Be it Tests or T20s or ODIs, Virat Kohli has been in prolific form in this year. To sum it up, he had an impressive World T20, followed it with a dream performance in the IPL, made two double hundreds in Tests and bossed ODIs. He has aggregated 2277 runs this year in international cricket from 34 matches which is the sixth most by an Indian in a calendar year. India still have three more Tests this year against England, so he has a chance of breaking Rahul Dravid’s Indian record of scoring most runs in a calendar year.

b’Virat Kohli, headed for greatness. Reuters’

The Test skipper scored 248 runs in his 50th Test match as India lead 1-0 lead in the ongoing series against England. This number is also a record – for the most by an Indian in his career’s 50th Test match. It’s like everything he does turns into a milestone. So the comparisons with Sachin Tendulkar are inevitable. While that debate is pretty close when it comes to analysing ODI cricket, the real intrigue lies in comparing their Test careers. But we’ve added more context – a statistical comparison of Kohli with the other greats of the game in Tests after their careers’ first 50 matches – because the sport is more than just one batsman.

All these batsmen played their best cricket against different bowlers, in different eras, in different conditions and with different facilities but the thing that stands out is their consistency. Only AB de Villiers, Ricky Ponting and Jacques Kallis averaged below 45 among legends in their first 50 Tests.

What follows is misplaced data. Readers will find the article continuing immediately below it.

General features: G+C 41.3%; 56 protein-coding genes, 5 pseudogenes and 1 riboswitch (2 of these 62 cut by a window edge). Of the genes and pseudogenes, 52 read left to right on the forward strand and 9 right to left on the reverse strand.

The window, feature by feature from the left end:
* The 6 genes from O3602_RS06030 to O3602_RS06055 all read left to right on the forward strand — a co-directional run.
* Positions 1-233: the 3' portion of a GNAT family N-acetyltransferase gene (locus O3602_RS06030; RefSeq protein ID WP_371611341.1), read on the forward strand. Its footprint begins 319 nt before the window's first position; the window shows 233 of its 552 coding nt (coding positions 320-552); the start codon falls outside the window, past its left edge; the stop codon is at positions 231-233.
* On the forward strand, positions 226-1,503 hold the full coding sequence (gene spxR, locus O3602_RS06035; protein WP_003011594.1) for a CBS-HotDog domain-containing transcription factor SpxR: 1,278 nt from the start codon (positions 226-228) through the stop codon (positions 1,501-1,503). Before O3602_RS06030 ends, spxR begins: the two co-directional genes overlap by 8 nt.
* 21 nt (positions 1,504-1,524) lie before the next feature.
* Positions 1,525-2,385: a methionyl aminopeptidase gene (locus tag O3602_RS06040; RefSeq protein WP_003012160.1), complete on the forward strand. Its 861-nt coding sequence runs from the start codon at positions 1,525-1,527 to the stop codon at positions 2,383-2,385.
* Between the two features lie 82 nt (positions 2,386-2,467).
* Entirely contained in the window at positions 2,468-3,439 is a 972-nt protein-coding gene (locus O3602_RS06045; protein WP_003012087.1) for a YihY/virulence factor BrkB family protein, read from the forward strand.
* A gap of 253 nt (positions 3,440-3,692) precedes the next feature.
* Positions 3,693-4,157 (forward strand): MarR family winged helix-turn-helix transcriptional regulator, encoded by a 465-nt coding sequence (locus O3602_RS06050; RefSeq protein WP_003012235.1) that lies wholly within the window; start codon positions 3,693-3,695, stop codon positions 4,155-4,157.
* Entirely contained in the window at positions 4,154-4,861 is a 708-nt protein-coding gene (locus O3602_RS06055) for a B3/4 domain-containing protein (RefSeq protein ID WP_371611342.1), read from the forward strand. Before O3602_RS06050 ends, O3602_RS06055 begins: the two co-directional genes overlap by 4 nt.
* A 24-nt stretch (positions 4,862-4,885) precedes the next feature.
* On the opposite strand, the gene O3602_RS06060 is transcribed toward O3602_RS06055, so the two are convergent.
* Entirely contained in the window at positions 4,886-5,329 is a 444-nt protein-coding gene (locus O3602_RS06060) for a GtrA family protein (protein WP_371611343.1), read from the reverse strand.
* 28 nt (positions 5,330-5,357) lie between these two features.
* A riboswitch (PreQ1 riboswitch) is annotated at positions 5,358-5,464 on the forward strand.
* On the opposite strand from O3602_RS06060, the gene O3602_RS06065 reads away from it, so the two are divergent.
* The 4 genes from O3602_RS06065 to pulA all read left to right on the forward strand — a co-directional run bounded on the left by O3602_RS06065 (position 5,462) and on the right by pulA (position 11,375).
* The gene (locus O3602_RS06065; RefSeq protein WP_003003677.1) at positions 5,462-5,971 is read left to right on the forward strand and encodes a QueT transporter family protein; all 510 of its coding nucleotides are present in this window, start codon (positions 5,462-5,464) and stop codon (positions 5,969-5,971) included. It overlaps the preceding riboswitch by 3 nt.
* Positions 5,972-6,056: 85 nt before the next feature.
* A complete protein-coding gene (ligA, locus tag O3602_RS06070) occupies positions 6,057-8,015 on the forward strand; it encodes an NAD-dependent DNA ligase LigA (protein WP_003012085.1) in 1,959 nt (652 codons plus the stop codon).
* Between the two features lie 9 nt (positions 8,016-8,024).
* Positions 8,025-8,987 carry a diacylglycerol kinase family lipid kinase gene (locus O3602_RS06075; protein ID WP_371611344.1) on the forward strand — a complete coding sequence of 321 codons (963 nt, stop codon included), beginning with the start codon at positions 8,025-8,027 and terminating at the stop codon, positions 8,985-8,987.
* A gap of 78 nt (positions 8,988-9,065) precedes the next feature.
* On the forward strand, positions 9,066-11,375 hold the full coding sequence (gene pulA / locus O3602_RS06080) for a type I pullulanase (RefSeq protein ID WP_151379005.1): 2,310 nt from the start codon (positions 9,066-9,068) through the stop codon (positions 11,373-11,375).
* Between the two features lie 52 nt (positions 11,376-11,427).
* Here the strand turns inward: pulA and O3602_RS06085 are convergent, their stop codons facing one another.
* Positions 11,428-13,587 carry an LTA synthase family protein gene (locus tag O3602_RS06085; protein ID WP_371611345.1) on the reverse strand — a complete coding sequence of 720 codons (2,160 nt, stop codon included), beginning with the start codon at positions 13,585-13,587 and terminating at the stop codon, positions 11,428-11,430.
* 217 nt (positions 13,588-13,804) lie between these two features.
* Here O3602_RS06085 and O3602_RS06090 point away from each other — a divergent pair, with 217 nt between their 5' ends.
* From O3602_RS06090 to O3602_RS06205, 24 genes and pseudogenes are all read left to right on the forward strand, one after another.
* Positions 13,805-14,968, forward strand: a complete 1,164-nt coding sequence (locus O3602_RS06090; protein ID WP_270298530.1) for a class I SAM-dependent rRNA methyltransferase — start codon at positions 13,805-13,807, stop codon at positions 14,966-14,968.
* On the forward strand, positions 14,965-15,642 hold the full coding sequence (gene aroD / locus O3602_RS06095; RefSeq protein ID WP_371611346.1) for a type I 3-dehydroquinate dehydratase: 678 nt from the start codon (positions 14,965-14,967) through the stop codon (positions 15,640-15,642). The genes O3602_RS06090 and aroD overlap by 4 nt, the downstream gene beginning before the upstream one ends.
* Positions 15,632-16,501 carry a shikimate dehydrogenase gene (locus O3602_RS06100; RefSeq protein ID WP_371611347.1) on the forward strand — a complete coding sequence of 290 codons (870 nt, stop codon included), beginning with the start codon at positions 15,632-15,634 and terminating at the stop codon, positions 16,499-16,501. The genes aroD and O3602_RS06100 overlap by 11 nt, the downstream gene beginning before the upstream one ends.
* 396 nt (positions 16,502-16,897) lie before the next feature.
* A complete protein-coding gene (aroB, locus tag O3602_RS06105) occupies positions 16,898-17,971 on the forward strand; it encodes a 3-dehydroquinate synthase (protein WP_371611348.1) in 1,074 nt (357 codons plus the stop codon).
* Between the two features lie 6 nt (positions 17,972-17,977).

Also, the only cricketer in the history of the game to have played 200 Tests is behind Virat Kohli in this list. He is the highest run-getter in the Test cricket. If Sachin can add more than 12,000 runs from 150 Tests then Kohli can certainly aim at about adding at least 10,000 more.

One can’t necessarily say that the best batsman from this list is the one who has the most runs after 50 Tests. So let’s look at the conversion rate from fifties to hundreds. Virat Kohli is at the second place with a conversion rate of 51.85%. Here’s more: he is the only batsman along with Don Bradman to have the conversion rate above 50%. Special? Certainly.

Bradman, Brian Lara and Dravid are the only batsmen in the list to score 2000-plus runs from career’s first 50 Tests home and away. Don Bradman scored most runs at home from his career’s first 50 Tests so his difference in runs between home and away is the most among all while Brian Lara has the least difference. But it’s not a secret that it’s the away runs that eventually matter.

And Kohli has the most negative average difference (8.67): a clear indication that if Kohli wants to be on the list of greats at the end of his career, then he needs to score overseas as prolifically as he is at home

[Note: Average difference = Away average – Home average]

Kohli’s average – third best in the fifth category of this list (41-50 Tests) – clearly suggests that he is in the starting phase of his career’s peak and if he can score runs like this in next four or five years then he can catch up to some of these legends.

The last bit of data analysed is the ICC Test ranking after these players’ first 50 Tests – which indicates that Kohli is the fourth player to have a rank below five at this juncture.

Note: Players who have been compared with Virat Kohli in this article are selected by the writer.